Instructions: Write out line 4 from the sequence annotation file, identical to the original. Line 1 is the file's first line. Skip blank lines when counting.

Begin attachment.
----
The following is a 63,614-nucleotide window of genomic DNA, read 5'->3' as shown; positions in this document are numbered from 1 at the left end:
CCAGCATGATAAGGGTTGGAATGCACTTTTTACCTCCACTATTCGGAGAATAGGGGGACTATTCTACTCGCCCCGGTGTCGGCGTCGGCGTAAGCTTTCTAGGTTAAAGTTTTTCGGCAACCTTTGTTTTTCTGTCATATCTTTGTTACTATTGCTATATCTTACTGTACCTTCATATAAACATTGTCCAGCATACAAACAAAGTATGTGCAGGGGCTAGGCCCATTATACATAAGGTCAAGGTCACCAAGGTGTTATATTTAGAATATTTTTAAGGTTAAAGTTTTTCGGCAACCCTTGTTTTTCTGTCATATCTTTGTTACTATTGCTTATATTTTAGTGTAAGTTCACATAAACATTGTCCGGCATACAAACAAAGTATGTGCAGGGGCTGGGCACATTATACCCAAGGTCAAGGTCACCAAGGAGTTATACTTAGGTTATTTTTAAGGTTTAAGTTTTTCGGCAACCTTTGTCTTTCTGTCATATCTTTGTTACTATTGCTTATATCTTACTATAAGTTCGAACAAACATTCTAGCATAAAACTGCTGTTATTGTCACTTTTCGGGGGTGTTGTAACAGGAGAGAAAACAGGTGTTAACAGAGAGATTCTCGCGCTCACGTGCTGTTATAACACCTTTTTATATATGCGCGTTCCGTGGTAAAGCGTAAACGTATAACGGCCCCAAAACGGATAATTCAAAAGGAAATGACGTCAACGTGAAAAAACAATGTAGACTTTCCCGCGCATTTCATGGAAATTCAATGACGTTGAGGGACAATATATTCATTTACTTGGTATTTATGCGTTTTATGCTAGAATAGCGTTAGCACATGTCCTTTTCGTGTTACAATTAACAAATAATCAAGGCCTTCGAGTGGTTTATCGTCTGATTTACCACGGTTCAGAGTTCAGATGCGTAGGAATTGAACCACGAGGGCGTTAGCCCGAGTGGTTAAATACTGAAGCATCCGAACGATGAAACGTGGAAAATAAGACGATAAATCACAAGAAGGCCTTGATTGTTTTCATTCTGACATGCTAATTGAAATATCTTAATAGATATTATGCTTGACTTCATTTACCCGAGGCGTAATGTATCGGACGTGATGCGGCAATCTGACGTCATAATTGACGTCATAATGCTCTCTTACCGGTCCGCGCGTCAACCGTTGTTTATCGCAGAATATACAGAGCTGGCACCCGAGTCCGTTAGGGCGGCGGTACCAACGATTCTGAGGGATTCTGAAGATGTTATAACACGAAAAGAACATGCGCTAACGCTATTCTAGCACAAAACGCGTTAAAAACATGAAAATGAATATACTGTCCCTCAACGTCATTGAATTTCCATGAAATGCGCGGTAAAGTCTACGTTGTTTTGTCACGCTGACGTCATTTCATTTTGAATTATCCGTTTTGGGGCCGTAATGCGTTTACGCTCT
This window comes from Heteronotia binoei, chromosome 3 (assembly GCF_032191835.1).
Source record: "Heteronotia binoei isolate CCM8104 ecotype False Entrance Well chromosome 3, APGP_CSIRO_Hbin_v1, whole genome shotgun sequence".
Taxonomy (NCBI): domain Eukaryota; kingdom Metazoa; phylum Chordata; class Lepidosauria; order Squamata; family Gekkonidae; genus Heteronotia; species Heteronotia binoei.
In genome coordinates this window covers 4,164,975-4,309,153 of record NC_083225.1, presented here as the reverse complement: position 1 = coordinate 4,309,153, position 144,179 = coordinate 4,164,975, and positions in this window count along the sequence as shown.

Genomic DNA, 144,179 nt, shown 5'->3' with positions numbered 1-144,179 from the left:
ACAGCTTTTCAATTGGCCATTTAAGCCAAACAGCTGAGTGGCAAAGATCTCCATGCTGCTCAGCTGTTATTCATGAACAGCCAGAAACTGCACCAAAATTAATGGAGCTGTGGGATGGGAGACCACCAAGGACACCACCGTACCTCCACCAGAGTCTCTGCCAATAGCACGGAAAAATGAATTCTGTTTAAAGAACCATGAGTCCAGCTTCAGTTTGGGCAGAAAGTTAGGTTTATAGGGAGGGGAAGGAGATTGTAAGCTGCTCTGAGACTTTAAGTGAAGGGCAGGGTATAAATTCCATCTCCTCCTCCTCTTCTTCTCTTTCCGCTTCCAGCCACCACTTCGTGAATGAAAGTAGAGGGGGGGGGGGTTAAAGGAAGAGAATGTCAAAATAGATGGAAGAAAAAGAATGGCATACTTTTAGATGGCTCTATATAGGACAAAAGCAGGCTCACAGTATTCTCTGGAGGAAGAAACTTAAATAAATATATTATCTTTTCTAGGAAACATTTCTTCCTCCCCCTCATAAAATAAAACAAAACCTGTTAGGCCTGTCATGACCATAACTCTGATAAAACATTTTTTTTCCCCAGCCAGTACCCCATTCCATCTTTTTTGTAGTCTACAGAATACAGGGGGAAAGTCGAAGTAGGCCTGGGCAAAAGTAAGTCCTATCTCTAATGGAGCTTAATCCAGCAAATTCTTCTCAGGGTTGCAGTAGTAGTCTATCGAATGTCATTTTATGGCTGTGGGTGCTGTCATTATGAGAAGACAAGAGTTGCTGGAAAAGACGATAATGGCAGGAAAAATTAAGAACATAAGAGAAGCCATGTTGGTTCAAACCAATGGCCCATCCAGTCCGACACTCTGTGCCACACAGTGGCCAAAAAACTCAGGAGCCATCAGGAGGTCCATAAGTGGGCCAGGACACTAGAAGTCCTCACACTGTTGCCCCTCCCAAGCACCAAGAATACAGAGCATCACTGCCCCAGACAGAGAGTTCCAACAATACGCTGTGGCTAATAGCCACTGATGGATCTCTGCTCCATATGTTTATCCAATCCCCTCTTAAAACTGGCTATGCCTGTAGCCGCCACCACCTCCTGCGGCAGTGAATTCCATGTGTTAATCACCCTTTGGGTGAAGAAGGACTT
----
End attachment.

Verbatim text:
Source record: "Heteronotia binoei isolate CCM8104 ecotype False Entrance Well chromosome 3, APGP_CSIRO_Hbin_v1, whole genome shotgun sequence".